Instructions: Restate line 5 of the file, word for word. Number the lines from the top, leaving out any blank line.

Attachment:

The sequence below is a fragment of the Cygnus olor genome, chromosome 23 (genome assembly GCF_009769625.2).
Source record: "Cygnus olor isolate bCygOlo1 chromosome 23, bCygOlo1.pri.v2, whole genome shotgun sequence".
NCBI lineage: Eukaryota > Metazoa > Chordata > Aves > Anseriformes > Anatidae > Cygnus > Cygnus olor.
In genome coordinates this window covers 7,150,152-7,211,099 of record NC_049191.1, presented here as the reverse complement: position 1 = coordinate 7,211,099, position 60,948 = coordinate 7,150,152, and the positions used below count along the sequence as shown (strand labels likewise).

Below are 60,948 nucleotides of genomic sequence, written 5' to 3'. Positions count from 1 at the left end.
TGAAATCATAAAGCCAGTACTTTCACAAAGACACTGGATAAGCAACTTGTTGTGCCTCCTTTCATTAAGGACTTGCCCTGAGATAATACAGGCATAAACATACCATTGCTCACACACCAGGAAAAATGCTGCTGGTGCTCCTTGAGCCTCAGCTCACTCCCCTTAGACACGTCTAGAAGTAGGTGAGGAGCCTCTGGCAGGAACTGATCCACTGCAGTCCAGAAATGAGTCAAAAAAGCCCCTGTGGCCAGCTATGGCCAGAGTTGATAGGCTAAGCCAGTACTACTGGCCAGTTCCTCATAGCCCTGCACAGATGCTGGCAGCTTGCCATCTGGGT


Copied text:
Below are 60,948 nucleotides of genomic sequence, written 5' to 3'. Positions count from 1 at the left end.